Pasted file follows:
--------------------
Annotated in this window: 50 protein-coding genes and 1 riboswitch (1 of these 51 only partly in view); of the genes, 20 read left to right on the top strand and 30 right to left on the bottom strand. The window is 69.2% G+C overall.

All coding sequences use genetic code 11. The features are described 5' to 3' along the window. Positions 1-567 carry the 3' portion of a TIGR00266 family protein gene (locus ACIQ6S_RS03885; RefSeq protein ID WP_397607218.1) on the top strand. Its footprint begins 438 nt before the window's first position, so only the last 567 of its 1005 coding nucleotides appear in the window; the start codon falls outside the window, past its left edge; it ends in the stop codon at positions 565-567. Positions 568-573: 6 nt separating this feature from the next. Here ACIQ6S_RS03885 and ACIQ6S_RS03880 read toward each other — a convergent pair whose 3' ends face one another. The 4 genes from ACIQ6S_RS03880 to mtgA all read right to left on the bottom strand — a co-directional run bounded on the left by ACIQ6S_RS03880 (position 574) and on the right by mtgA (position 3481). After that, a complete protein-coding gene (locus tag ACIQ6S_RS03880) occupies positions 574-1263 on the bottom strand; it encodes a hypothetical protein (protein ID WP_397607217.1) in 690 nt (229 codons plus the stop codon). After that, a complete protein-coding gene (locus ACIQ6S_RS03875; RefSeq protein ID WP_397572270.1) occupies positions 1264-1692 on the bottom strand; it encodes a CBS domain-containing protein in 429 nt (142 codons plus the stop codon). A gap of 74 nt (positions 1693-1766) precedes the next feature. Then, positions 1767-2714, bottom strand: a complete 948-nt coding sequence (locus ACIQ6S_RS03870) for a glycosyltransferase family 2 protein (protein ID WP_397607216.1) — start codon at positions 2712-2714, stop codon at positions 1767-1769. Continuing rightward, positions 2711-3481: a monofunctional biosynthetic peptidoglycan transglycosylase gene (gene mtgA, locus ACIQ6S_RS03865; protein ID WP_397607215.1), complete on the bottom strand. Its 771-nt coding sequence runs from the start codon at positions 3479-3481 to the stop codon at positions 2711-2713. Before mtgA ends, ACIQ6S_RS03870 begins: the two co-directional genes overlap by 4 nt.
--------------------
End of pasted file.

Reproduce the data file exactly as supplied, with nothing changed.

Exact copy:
Annotated in this window: 50 protein-coding genes and 1 riboswitch (1 of these 51 only partly in view); of the genes, 20 read left to right on the top strand and 30 right to left on the bottom strand. The window is 69.2% G+C overall.

All coding sequences use genetic code 11. The features are described 5' to 3' along the window. Positions 1-567 carry the 3' portion of a TIGR00266 family protein gene (locus ACIQ6S_RS03885; RefSeq protein ID WP_397607218.1) on the top strand. Its footprint begins 438 nt before the window's first position, so only the last 567 of its 1005 coding nucleotides appear in the window; the start codon falls outside the window, past its left edge; it ends in the stop codon at positions 565-567. Positions 568-573: 6 nt separating this feature from the next. Here ACIQ6S_RS03885 and ACIQ6S_RS03880 read toward each other — a convergent pair whose 3' ends face one another. The 4 genes from ACIQ6S_RS03880 to mtgA all read right to left on the bottom strand — a co-directional run bounded on the left by ACIQ6S_RS03880 (position 574) and on the right by mtgA (position 3481). After that, a complete protein-coding gene (locus tag ACIQ6S_RS03880) occupies positions 574-1263 on the bottom strand; it encodes a hypothetical protein (protein ID WP_397607217.1) in 690 nt (229 codons plus the stop codon). After that, a complete protein-coding gene (locus ACIQ6S_RS03875; RefSeq protein ID WP_397572270.1) occupies positions 1264-1692 on the bottom strand; it encodes a CBS domain-containing protein in 429 nt (142 codons plus the stop codon). A gap of 74 nt (positions 1693-1766) precedes the next feature. Then, positions 1767-2714, bottom strand: a complete 948-nt coding sequence (locus ACIQ6S_RS03870) for a glycosyltransferase family 2 protein (protein ID WP_397607216.1) — start codon at positions 2712-2714, stop codon at positions 1767-1769. Continuing rightward, positions 2711-3481: a monofunctional biosynthetic peptidoglycan transglycosylase gene (gene mtgA, locus ACIQ6S_RS03865; protein ID WP_397607215.1), complete on the bottom strand. Its 771-nt coding sequence runs from the start codon at positions 3479-3481 to the stop codon at positions 2711-2713. Before mtgA ends, ACIQ6S_RS03870 begins: the two co-directional genes overlap by 4 nt.